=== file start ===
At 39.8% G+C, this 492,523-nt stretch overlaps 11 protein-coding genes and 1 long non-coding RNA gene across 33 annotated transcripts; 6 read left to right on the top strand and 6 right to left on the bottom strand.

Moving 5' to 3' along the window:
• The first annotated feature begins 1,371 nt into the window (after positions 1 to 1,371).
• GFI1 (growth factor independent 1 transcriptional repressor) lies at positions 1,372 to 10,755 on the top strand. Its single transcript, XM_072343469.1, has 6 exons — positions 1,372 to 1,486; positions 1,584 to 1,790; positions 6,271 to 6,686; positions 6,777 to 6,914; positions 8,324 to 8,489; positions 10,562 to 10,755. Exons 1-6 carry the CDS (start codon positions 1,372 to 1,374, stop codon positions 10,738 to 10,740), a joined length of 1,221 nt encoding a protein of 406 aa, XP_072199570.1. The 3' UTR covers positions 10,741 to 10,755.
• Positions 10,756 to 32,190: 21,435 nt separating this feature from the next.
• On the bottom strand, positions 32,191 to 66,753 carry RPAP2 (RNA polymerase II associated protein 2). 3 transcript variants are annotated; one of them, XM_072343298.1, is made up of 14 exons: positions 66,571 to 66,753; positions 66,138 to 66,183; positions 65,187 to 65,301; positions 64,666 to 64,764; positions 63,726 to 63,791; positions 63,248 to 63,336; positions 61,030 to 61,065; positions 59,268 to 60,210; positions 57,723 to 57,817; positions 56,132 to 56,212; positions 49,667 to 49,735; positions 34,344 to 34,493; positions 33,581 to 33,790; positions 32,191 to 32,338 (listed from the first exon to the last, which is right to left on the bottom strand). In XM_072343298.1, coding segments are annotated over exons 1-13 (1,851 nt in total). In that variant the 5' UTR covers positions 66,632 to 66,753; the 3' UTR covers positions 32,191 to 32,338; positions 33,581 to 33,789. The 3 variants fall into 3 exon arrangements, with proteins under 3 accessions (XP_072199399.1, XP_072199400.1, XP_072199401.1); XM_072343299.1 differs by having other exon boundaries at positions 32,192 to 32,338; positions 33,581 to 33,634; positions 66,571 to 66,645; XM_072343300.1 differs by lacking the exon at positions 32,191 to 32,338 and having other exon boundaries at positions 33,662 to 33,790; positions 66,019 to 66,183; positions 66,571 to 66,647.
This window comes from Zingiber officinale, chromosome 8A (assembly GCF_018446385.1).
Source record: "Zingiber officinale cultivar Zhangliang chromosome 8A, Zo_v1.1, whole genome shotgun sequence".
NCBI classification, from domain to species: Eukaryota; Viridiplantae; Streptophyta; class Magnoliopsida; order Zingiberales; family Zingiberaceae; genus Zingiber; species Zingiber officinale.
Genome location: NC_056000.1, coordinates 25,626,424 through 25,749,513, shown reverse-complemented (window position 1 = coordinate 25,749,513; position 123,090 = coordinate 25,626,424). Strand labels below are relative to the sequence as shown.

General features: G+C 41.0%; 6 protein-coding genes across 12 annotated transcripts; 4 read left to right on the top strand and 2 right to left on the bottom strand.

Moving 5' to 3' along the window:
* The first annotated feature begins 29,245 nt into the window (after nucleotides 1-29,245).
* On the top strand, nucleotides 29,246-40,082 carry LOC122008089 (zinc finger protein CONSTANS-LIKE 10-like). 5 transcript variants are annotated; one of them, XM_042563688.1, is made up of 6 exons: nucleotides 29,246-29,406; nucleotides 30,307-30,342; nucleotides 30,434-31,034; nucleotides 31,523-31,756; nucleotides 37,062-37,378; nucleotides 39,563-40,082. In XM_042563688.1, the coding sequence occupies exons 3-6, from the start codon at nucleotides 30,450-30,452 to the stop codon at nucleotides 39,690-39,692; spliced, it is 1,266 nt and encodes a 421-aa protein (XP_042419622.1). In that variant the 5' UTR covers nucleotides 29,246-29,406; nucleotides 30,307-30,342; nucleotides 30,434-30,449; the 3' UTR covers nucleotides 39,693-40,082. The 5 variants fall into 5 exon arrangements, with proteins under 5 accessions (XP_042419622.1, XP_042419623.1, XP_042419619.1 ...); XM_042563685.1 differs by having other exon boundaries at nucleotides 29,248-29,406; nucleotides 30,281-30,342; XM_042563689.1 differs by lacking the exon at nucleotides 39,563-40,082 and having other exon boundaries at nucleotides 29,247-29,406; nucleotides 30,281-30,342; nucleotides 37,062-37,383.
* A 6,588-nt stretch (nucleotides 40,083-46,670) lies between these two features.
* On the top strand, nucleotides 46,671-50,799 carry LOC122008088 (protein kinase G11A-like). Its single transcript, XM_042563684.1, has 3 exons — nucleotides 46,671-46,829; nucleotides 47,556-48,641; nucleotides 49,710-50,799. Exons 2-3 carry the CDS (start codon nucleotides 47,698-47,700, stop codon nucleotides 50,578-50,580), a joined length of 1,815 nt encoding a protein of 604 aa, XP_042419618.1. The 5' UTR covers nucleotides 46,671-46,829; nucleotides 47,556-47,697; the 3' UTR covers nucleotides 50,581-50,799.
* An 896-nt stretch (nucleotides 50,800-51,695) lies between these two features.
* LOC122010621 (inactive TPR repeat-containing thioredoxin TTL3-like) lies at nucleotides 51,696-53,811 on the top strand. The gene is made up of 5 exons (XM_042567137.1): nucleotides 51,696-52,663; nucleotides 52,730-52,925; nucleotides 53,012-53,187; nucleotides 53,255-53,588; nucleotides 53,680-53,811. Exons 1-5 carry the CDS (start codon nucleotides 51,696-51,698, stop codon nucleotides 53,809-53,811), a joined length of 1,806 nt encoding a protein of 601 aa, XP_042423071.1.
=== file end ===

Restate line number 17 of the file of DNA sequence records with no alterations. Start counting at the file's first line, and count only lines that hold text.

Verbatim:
* An 896-nt stretch (nucleotides 50,800-51,695) lies between these two features.